This summer the Gilson’s decided to take the leap and brought home the most delightfully cute puppy. Miss Molly as we affectionately referred to her changed our lives. The other day as I was trying to record a video for #teachlikeyourself I was out playing with the dogs and took a few moments to reflect and as most of my reflections do school and teaching started to come up in the lessons that Molly has reminded me of. So here are a few lessons that my Lab reminded me of this summer.
1. First impressions are important, but they are not everything.
When we first brought Molly home she was a quiet, timid and delightful puppy. She followed around Stanley (Our German Shepard and her owner) and just wanted to cuddle. We were in love. At approximately 11pm that love was questioned when she would not stop barking and crying. Looking at the classroom we start our first days and 9.9/10 times we report having the “best class”, the “cutest kids” but by the end of that first week or first month both our first impressions on our students and the ones we have had of them have faded. Often those behaviours that lead to problems in class start to show up and, being completely honest, we stop pulling out the big gun lessons. After all, we have impressed with the first few days and we hooked those kids and so now we can take that step back. Just like Molly that first impression was great but the work comes long after the first few days (or hours)
2. Any attention might be good attention.
Molly likes to nip still, she likes to jump and hit you in uncomfortable places, she likes to bark in Stanley’s face until he bites her. She gets in trouble a lot. She will leave for a minute after a scolding but in mere minutes she is back nipping and jumping and barking. No amount of negative attention right now is curbing that behaviour, mostly because she doesn’t know better, she hasn’t been taught. In the classroom, this is a common issue. When we don’t take the time to work on the skills and behaviours that as adults we think are common sense our students will continue to do things we are not fans of because any attention is good attention. Beyond that, some students only know negative attention and so they see it as caring. Do you know your student’s stories? Before going home or to the staff room to complain about how tough they are, do you find out? I think when we take the time to look at the “why?” (Molly is a puppy, student X has a tough life out of school) we can work our way out of the negative attention seeking behaviour. At least I am hoping that is the case because I can only take a few more jumping Molly attacks.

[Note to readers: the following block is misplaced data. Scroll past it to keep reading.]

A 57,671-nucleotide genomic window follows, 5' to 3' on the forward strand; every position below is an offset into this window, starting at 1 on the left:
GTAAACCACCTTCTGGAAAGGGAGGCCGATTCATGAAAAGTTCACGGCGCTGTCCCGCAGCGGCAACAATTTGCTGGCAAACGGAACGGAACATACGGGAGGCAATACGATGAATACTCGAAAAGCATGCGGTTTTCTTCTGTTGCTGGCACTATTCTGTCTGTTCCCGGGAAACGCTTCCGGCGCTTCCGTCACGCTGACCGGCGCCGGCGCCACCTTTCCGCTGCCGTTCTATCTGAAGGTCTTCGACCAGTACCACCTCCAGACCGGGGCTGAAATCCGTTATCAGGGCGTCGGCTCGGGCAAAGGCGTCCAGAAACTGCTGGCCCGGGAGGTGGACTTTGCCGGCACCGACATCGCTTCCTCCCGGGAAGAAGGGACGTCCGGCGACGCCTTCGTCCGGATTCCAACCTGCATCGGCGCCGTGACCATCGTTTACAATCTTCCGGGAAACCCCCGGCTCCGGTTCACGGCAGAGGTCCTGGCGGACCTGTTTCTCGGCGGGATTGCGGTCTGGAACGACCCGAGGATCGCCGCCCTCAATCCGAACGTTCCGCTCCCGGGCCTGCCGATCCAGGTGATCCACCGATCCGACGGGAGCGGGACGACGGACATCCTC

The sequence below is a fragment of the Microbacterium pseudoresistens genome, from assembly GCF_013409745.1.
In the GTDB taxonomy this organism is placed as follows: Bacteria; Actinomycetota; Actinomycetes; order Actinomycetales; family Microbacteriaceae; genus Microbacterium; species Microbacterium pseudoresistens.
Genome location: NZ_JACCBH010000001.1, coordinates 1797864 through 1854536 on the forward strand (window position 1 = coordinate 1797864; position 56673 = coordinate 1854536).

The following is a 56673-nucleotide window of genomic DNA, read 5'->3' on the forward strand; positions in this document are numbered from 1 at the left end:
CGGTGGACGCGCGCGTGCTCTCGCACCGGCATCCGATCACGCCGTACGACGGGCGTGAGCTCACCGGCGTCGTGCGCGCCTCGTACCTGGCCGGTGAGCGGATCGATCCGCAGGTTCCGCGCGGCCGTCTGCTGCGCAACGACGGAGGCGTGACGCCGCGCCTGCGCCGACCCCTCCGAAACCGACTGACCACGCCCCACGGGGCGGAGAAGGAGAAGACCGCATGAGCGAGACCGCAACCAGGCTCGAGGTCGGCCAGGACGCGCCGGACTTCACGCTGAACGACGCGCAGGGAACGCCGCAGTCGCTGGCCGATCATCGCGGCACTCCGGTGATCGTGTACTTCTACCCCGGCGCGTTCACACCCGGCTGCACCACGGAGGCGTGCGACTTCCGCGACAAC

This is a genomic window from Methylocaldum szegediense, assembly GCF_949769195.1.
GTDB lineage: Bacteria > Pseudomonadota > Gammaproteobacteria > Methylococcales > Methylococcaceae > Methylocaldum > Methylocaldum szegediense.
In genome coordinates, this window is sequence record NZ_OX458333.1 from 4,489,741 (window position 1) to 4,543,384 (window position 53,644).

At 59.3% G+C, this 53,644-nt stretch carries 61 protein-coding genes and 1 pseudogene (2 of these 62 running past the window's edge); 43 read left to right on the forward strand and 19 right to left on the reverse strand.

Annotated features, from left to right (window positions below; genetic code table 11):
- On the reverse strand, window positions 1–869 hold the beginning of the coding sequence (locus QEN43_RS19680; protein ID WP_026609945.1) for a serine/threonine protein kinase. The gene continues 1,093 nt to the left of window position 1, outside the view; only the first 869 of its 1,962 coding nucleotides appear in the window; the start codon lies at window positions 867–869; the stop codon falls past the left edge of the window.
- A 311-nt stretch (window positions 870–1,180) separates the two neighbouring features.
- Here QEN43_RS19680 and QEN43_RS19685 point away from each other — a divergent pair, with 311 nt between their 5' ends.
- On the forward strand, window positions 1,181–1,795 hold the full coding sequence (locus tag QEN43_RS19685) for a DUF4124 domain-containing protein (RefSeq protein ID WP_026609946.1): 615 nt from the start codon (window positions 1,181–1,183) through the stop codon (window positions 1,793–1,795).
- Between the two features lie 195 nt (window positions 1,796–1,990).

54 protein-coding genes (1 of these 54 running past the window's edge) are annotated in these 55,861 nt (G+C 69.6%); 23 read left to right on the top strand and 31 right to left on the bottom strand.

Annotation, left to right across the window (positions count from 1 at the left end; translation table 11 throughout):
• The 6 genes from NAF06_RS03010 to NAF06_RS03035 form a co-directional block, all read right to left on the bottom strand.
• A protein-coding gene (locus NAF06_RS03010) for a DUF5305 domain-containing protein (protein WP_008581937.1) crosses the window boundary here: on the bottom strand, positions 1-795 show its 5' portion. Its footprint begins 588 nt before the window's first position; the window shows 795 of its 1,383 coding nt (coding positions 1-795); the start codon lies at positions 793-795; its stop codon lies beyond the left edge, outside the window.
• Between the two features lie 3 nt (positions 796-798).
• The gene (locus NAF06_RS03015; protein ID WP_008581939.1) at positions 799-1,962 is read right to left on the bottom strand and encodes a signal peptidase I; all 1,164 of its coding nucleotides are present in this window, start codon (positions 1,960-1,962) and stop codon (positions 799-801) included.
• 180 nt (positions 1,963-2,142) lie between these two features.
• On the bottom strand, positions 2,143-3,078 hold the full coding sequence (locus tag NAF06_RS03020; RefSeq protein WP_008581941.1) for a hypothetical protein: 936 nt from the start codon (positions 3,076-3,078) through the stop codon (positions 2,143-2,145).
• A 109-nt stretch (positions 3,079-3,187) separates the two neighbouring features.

3. The best examples took time to.
Stanley is the greatest dog in the world. I forget that he pulled me so hard that it put my back out once trying to get a deer. I forget the nights we were up with a water gun spraying him whenever he barked. I forget that he ate 3 lawnmower pull cords and dug holes all over the yard. I forget he chewed the doorframe off at our old place. Stanely is the best dog now so I forget what he was like then. Molly is “then” and it is unfair to hold her to my expectations of him. The degree that this applies to the classroom is ridiculous. How many times do we say at the start of the year “oh if only you were like last years kids…” or “my students last year…” we have these standards and compare end of one year to start of another and it is usually an unattainable standard that sets our new learners up for failure. It is something with Molly I need to remember and something on day one of this year I need to remember as well.
4. Avoid the poop
Playing in the yard with Molly is great, we throw the ball she runs around like a maniac and we do it all again. On occasion, I get lazy and let the poop issues (Two dogs, 1 very large and the other eats a lot) start to pile up…literally. If I just dealt with the dang poop when it happened it would not be such a problem. In the classroom, poop piles up to in the form of classroom management issues, lazy instructional practices (a reliance on TPT before ingenuity) and allowing programs (AR, of course, comes to mind but there are others) to replace teachers. All of these issues can be avoided if we are on our game and watching out for them. I hate stepping in poop and I would hate for my students to step in educational poop because then they are tracking it around for years to come. Let’s pick up the poop and toss it before it becomes a problem.
I thought this was a fun way to tie in the thoughts I have had as the year gets ready to begin. Molly really has inspired this post, I love her flaws and all. Mostly because well…look at this face.